Manitoba permanent resident waiting for health card feels 'cheated' after bill for ER visit
Joanna Johnson-Audu was charged $337 because she didn't have a health card, which she applied for in April
A Manitoba permanent resident says she was billed more than $300 for a visit to a hospital's emergency department because she didn't have a health card — something she applied for months earlier, but hasn't yet received because of pandemic backlogs.
"I feel kind of ignored, because legally I should be able to … [get] a health card," said Joanna Johnson-Audu. "I am a permanent resident who [is] legally entitled to it."
On July 31, the 19-year-old went to the emergency room at Winnipeg's St. Boniface Hospital because she was experiencing shortness of breath.
She was treated, but later billed $337 for the visit because she did not have a Manitoba Health card. She had applied for one on April 8, but still had not received it when she went to the hospital, almost four months later.
"I feel cheated," she said.
Johnson-Audu came to Canada as an international student in October 2018 to study neuroscience at the University of Winnipeg. She became a Canadian permanent resident in August 2021, after her family applied to immigrate to Canada from Nigeria.
At the time, she was temporarily living in Calgary with her family and taking U of W classes remotely. Since she didn't have a Manitoba address at that point, she couldn't apply for a Manitoba Health card.
Permanent residents are entitled to most social benefits that Canadian citizens receive, including health-care coverage.
In an emailed statement, a spokesperson for the province said due to the COVID-19 pandemic, Manitoba has a backlog of approximately three to four months for processing applications for new or replacement health cards.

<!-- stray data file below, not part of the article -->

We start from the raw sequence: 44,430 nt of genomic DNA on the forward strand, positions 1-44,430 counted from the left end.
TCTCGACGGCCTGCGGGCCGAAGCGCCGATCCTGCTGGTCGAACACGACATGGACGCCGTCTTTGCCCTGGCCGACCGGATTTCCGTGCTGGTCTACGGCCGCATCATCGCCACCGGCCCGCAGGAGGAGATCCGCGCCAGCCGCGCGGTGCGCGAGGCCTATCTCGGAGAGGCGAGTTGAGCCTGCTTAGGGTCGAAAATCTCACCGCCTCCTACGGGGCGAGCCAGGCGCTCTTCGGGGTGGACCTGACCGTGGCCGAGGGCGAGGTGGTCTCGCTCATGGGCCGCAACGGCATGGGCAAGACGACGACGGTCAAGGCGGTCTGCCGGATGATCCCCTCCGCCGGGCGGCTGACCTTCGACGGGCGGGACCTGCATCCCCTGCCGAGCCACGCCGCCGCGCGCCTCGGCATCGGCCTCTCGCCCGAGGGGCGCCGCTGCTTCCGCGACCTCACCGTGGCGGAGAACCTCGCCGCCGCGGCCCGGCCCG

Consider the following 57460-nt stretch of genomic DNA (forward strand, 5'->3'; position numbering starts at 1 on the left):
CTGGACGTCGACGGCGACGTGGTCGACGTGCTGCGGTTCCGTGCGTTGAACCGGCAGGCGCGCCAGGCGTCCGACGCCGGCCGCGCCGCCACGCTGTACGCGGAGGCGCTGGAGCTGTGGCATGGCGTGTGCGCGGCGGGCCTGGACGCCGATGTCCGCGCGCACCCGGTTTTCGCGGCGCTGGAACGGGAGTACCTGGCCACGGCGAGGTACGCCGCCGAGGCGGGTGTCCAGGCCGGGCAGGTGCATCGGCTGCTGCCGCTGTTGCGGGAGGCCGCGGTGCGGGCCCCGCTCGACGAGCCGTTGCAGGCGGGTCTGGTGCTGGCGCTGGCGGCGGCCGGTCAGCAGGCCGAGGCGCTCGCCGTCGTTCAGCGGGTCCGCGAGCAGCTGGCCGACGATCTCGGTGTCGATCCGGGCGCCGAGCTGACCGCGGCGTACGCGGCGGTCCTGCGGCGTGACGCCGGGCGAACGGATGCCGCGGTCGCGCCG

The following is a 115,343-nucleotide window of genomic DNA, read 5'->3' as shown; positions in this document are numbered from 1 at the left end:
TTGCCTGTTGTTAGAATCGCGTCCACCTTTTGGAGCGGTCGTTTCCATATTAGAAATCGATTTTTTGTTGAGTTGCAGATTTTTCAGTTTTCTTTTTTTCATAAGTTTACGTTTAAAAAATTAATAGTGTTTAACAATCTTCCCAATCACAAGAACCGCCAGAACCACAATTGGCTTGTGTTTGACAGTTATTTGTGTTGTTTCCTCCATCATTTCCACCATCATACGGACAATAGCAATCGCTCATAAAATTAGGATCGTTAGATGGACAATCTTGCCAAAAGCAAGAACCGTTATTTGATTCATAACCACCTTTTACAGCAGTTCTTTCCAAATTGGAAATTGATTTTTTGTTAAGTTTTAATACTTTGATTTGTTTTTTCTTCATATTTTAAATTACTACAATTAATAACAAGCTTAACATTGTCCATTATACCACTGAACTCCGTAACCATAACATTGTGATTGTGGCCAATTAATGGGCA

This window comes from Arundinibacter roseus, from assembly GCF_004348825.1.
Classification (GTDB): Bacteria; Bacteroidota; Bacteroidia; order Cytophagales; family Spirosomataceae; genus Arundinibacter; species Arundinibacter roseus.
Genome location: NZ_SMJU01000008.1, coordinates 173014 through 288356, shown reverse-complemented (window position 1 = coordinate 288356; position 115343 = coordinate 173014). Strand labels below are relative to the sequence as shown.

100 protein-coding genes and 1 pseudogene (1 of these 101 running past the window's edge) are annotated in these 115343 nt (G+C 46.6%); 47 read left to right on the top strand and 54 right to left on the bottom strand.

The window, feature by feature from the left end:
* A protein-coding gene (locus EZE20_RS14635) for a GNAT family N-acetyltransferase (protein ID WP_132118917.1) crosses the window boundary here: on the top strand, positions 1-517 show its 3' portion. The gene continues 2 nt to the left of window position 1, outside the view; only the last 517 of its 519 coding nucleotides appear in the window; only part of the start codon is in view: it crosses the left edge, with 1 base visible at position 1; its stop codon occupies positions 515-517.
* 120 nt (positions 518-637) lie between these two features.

Applications for health cards, and other requests, are processed according to the date they're received, the spokesperson said.
The province did not say how long it normally takes to process health-card applications, nor when the backlog is expected to be cleared.
Johnson-Audu said while she'll be able to pay the hospital bill, "it could have been a more dire situation for someone else, and their bill could have been much higher."
She said until she gets a health card, she's worried about what could happen if she had to visit the hospital for an even more serious problem.
"It's either I go to the hospital and get … slapped with this huge bill that I can never be able to really pay off, or I just stay here [at home] and suffer."
'Lost in the bureaucracy'
Alastair Clarke, an immigration lawyer in Winnipeg, says the provincial government has an obligation to ensure people like Johnson-Audu have access to health care and other services, "and that they don't get lost in the bureaucracy."
"When you have an international student, and when you have immigrants and skilled workers coming … they've been contributing to Manitoba, they're settled in their community," he said.
"If they have a medical emergency, they should be able to go to the hospital without having to worry."
Johnson-Audu says after her experience, she is thinking about Ukrainian and Afghan refugees coming to the province.
"It'll be really stressful for them," she said, since the province "already can't already process the … [health card applications] they have right now."
"It would definitely better to not have a bill just come in, especially when you are already a permanent resident and you are legally entitled to get this service for free," Johnson-Audu said.